Perhaps as a contrast to Trump’s image, the bid team selected sprint star Allyson Felix, a Los Angeles-born African-American athlete who has won six Olympic gold medals and three silvers – as one of its key speakers for the presentation. Felix won two relay gold medals and a silver medal in the 400 meters in Rio de Janeiro in August.

“She’s born, bred, raised and developed in Los Angeles. She’s a hometown girl,” Wasserman said. “I can’t think of anybody better to tell our story.”

The Doha audience will include officials from 205 national Olympic committees, dozens of international sports federations and, most importantly, dozens of members of the International Olympic Committee, which will vote on the host city next September in Lima, Peru.

Under tighter IOC rules, these are the first of only three presentations during the two-year bid race. The second will be at a private technical briefing for IOC members in Switzerland in July, and the third will be the final presentations on the day of the vote in Lima.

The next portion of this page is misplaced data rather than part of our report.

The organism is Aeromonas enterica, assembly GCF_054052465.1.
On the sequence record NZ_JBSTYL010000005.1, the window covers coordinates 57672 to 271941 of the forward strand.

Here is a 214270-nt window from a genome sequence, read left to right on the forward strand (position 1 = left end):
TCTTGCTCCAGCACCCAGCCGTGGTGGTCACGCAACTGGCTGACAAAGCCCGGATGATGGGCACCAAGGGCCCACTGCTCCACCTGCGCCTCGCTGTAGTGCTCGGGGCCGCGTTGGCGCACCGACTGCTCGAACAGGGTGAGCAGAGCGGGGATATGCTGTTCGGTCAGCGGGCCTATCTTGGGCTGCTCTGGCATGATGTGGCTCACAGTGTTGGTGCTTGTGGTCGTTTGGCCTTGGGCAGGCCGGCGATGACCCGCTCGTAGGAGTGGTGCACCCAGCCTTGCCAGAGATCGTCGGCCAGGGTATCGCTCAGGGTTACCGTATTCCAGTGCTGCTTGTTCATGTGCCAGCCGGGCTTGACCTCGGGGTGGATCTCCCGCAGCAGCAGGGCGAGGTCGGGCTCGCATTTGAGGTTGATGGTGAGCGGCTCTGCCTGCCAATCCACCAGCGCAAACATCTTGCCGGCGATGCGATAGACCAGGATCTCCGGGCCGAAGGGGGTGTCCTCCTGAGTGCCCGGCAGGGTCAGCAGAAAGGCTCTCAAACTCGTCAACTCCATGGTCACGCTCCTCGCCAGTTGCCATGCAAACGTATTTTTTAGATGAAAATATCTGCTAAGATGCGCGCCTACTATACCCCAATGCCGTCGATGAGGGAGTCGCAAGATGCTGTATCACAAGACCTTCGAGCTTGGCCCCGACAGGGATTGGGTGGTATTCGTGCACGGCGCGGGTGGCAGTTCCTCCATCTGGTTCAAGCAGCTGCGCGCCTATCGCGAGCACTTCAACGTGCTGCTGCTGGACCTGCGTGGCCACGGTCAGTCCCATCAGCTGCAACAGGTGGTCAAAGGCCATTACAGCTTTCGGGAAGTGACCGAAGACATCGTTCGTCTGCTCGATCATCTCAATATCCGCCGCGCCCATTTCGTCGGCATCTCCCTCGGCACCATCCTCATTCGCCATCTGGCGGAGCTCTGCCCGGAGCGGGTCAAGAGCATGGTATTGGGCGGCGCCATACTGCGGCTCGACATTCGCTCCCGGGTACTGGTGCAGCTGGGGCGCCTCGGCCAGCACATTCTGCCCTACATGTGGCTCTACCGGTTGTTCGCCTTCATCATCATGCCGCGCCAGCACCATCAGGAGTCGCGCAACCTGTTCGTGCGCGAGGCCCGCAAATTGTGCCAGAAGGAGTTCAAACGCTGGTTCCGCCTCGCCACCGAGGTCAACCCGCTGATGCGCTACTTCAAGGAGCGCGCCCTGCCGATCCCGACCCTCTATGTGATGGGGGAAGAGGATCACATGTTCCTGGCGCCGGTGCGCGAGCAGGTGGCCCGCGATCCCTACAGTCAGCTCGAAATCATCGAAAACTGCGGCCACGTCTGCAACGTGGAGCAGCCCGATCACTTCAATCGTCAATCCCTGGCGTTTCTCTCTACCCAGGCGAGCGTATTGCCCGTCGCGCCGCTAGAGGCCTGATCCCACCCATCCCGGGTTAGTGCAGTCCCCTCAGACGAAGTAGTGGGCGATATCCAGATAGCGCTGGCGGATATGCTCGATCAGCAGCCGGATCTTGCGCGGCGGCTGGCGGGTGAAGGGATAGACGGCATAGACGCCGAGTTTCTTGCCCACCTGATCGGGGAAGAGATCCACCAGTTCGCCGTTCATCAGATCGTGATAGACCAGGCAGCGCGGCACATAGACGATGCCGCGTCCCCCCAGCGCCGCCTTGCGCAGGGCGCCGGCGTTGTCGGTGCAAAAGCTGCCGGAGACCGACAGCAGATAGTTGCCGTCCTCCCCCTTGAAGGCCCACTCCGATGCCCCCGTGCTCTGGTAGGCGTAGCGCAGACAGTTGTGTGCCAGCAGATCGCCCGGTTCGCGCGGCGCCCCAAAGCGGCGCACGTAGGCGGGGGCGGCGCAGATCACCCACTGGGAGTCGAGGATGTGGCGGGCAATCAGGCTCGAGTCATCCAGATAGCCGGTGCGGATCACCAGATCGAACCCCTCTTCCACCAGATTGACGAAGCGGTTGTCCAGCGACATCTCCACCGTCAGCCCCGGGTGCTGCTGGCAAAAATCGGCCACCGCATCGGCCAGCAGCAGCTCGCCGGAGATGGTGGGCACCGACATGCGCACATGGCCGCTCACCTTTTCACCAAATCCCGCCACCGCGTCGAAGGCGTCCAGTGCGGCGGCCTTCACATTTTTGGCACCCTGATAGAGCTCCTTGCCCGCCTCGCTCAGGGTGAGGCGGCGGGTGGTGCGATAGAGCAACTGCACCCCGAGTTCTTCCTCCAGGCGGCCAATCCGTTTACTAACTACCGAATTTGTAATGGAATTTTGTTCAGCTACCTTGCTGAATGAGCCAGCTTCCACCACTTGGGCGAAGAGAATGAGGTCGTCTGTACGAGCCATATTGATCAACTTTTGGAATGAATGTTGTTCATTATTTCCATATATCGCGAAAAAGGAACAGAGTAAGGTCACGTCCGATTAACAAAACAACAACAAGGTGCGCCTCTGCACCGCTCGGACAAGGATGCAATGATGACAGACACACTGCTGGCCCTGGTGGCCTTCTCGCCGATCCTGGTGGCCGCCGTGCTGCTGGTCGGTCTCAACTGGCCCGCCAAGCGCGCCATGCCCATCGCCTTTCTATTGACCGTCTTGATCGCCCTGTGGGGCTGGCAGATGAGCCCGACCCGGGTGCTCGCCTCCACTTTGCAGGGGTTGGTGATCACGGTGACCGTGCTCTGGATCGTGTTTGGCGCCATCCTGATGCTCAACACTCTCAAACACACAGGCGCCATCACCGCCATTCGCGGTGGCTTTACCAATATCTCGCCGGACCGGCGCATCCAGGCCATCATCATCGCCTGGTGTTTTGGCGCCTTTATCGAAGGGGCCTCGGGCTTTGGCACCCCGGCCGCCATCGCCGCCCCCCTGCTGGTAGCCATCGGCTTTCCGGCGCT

Whether Trump will be part of the Los Angeles bid team in Lima remains to be seen.

President Barack Obama went to Copenhagen in 2009 to speak on behalf of Chicago’s bid for the 2016 Olympics, but his appearance didn’t help as the city went out in the first round of an election won by Rio de Janeiro.

“We’re getting way ahead of the game,” Wasserman said. “We’re going to make the right judgment at the right time for our bid.”

Paris and Los Angeles, which have each held the Olympics twice, have been viewed as close front-runners in the 2024 race. Paris last held the games in 1924, with Los Angeles hosting in 1984.

Paris bid leaders said they plan to use Tuesday’s presentation – which includes Mayor Anne Hidalgo and two-time Olympic judo champion Teddy Riner – to announce plans for collaboration with national Olympic committees.

“We are feeling the excitement,” Paris bid co-chairman and three-time Olympic canoeing gold medalist Tony Estanguet said Monday. “I feel like an athlete. I feel the adrenaline.”

Like Los Angeles, the Paris bid could be influenced by a presidential election. Far-right National Front leader Marine Le Pen is among the contenders in next spring’s French presidential race.